Then there’s the romance element. Apparently, Nora Roberts wanted to write in the manner of Mary Stewart, which is why she took on a pseudonym and began a crime series in the first place. It was a way of combining mystery and thriller writing with love stories. Well, by the time of this book, you may imagine that the relationship between Eve Dallas and her now husband, Roarke, is pretty well advanced. Roarke used to be a criminal, but now he simply runs his multi-billion company and helps out with Eve’s cases when she lets him for the fun of experiencing the other side. He is tall, dark and handsome, quite possibly the richest man on the planet, and utterly devoted to Eve. In the opening sections of the story when Eve returns home after a tough day, having forgotten she’s supposed to attend a social function with Roarke, he cancels for both of them and stays home so he can rub Eve’s shoulders and program her dinner into whatever command central produces meals in 2060. He is perfect. It was probably mostly due to Roarke that I gave up about 130 pages in. I just couldn’t stomach him.

It was a perplexing book. The situations were interesting, the characters okay, the dialogue felt natural, there ought to have been all sorts of enticing subplots opening up. But I struggled to get engaged with it at all, felt the crime was approached in a very superficial way and the investigation was flat and forced. I really wanted to like it – how great to enjoy a book in a series and realise you have another 49 to catch up on! But indifference and the press of other books to read meant we parted ways. Fortunately, Nora Roberts does not need my good opinion, nor the royalties from my sales. But if this novel appeals to you, do give it a try; it probably fell into my hands at the wrong moment.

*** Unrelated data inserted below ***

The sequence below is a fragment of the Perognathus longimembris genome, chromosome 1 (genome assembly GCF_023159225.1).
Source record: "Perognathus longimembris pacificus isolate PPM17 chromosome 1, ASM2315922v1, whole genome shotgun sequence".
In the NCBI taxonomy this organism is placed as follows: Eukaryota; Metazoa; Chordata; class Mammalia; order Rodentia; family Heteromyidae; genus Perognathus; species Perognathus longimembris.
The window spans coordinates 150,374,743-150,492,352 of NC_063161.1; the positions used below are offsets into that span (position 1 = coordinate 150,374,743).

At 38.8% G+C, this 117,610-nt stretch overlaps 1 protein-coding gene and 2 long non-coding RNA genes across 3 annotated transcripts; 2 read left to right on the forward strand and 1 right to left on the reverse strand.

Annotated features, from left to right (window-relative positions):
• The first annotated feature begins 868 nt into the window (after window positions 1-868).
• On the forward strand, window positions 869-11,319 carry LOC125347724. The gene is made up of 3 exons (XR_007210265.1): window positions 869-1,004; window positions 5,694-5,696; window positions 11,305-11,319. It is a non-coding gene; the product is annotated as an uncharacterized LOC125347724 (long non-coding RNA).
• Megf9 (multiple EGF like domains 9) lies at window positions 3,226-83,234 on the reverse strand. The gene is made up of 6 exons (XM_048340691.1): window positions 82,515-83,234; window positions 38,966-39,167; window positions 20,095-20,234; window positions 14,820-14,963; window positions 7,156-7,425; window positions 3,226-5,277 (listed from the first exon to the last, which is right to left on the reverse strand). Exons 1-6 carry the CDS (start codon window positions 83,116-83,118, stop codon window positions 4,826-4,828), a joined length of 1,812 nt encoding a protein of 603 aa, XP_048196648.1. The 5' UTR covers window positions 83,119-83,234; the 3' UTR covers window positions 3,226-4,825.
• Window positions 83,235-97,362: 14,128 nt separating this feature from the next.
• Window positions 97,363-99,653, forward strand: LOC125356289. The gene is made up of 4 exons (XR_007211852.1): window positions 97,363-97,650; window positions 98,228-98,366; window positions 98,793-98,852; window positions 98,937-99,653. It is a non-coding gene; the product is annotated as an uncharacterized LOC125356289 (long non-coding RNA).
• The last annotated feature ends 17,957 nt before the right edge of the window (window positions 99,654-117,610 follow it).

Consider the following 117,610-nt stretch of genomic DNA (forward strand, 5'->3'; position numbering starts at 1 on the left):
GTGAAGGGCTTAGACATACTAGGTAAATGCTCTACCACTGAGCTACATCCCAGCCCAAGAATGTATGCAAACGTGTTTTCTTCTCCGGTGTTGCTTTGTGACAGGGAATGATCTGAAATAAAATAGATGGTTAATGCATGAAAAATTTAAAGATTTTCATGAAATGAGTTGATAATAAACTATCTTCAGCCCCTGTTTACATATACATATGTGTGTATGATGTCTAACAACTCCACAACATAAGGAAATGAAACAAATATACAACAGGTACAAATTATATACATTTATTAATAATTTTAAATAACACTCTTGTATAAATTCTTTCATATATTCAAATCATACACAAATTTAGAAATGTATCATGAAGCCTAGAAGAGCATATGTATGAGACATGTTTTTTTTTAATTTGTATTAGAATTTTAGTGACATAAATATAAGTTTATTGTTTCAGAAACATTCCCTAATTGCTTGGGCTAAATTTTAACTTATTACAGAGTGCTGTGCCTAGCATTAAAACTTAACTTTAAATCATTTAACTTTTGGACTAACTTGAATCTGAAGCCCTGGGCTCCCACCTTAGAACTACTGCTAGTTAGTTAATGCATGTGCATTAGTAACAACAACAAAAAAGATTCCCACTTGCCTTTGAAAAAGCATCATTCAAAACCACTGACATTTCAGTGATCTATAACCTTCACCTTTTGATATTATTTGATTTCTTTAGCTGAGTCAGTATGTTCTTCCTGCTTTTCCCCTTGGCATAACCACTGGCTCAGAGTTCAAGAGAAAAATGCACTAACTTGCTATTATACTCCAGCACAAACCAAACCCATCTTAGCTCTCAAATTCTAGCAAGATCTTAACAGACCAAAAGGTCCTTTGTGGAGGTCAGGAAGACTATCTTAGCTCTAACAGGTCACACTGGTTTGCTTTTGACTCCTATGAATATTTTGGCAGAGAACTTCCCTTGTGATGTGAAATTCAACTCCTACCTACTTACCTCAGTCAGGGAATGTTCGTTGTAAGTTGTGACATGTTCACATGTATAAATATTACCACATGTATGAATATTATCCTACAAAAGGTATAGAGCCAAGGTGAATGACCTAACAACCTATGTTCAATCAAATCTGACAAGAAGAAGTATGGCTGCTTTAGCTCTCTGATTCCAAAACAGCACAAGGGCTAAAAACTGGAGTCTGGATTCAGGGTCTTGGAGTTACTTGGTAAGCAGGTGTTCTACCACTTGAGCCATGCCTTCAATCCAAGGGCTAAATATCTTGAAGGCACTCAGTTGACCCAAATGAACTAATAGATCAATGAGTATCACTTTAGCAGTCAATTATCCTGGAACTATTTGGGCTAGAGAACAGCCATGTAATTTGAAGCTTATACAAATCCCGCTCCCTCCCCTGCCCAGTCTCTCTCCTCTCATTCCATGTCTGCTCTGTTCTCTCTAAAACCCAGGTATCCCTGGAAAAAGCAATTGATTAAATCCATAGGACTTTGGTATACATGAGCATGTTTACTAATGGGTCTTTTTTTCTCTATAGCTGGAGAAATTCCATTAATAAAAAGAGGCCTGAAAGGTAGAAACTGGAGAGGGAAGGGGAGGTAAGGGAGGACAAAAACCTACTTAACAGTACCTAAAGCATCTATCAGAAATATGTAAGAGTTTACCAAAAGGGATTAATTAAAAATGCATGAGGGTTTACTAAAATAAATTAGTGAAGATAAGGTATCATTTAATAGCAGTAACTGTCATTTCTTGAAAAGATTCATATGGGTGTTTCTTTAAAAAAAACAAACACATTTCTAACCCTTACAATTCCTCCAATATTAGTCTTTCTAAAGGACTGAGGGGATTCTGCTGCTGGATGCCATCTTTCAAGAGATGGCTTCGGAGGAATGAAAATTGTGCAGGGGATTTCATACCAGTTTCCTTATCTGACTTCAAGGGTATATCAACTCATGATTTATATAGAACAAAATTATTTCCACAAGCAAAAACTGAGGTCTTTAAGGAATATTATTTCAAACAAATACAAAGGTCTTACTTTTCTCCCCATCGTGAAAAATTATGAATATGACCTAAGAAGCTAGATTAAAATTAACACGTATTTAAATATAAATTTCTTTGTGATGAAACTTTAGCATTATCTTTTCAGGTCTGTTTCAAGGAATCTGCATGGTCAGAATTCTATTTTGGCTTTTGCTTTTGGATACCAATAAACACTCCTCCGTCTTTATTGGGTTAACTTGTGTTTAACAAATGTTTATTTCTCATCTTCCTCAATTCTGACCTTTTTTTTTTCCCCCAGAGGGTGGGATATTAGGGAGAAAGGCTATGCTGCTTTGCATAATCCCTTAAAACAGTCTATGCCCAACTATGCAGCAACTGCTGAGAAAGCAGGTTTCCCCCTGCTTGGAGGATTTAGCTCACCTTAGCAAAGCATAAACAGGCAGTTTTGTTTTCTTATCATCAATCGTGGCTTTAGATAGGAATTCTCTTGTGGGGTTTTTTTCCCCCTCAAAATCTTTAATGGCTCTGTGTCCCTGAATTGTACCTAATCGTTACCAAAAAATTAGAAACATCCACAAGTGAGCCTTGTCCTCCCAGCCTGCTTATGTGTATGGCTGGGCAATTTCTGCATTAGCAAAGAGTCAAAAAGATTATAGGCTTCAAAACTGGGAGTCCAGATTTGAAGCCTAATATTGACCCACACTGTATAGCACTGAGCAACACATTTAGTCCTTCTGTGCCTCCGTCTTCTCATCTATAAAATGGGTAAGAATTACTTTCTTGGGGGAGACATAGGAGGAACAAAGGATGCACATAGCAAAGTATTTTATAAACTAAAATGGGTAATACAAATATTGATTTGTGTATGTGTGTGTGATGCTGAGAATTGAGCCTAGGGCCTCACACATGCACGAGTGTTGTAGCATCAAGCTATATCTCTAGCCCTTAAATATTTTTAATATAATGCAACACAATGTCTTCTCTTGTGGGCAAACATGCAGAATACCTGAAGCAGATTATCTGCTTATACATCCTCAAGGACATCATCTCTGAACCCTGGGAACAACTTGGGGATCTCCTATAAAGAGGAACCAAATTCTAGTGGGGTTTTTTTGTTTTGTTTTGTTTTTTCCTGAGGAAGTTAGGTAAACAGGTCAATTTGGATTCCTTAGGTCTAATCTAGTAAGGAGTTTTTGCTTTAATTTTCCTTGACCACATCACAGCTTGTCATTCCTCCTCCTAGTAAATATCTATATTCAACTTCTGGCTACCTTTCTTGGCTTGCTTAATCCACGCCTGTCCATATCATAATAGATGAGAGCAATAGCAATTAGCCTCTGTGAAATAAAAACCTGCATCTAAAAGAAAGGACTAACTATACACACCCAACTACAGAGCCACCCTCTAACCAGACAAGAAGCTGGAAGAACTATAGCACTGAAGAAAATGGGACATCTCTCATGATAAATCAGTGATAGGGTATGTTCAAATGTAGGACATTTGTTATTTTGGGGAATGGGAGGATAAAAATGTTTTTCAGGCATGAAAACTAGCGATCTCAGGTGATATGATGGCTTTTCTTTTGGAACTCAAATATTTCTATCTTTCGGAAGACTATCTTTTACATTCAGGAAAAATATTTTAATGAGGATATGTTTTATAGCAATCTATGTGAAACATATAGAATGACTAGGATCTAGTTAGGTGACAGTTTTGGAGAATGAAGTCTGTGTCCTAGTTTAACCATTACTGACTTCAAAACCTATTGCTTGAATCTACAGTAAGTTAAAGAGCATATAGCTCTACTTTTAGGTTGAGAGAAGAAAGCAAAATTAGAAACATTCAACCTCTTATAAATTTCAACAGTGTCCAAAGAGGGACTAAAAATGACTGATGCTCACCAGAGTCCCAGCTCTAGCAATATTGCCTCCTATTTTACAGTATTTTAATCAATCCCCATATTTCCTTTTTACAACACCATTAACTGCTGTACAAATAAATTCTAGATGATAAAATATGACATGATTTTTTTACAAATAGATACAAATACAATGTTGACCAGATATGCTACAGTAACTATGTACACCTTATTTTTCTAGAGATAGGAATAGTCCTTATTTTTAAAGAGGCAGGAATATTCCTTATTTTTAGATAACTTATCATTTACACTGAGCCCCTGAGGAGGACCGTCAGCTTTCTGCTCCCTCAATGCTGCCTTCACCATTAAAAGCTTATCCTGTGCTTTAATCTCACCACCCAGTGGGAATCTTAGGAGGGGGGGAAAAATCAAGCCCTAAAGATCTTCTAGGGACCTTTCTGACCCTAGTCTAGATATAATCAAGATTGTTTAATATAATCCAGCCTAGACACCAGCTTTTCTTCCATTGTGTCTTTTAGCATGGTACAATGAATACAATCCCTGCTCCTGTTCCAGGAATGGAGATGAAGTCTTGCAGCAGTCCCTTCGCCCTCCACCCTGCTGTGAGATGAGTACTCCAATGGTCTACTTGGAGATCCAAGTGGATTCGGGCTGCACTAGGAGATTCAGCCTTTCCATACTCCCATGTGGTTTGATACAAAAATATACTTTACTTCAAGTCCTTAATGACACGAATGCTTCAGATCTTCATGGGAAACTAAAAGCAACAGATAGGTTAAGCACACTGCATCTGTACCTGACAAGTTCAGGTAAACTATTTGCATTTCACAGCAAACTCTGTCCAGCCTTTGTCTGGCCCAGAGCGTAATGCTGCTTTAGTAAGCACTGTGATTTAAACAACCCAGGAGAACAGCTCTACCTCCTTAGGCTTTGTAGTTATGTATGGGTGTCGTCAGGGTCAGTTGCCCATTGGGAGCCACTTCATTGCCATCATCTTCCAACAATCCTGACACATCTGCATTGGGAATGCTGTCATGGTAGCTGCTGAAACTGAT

37 thoughts on “Obsession With Words

  1. Love your review! It’s good to hear about Nora Roberts’ philanthropic activities, it’s probably the most uplifting part of everything to do with this book. I don’t think high output necessarily makes for worse writing (the excerpts of Stephen King I have read were all gripping.) However, the additional fact of it being sci-fi would just about have killed it for me.

    • Well quite – I’m a big Agatha Christie fan and she knew how to keep the words coming in a hypnotic way. But the sci-fi element was… odd. Not enough of anything to make it worthwhile. You are so right that her philanthropy is most heartening – she must definitely have her heart in the right place!

  2. Just reading your first paragraph makes me feel tired! How is it possible to write so many words and do it well? I know she has a huge fan base, though. I’ll look forward to your Levy review.

    • I know! I feel just the same! It must be lovely for her fans – just think how little anxiety you would suffer about when the next book was coming out. It would be great. But Levy is on another plane altogether – I’ll still in awe but I hope to write about her book soon.

    • Heh, volcano of creative impetus indeed! And yes, isn’t the prospect of her working life exhausting? You’d think it might be uplifting but…. somehow it does just wear a person out. I’m sticking with my 500 words a week if I’m lucky, which is about all I seem to get done lately.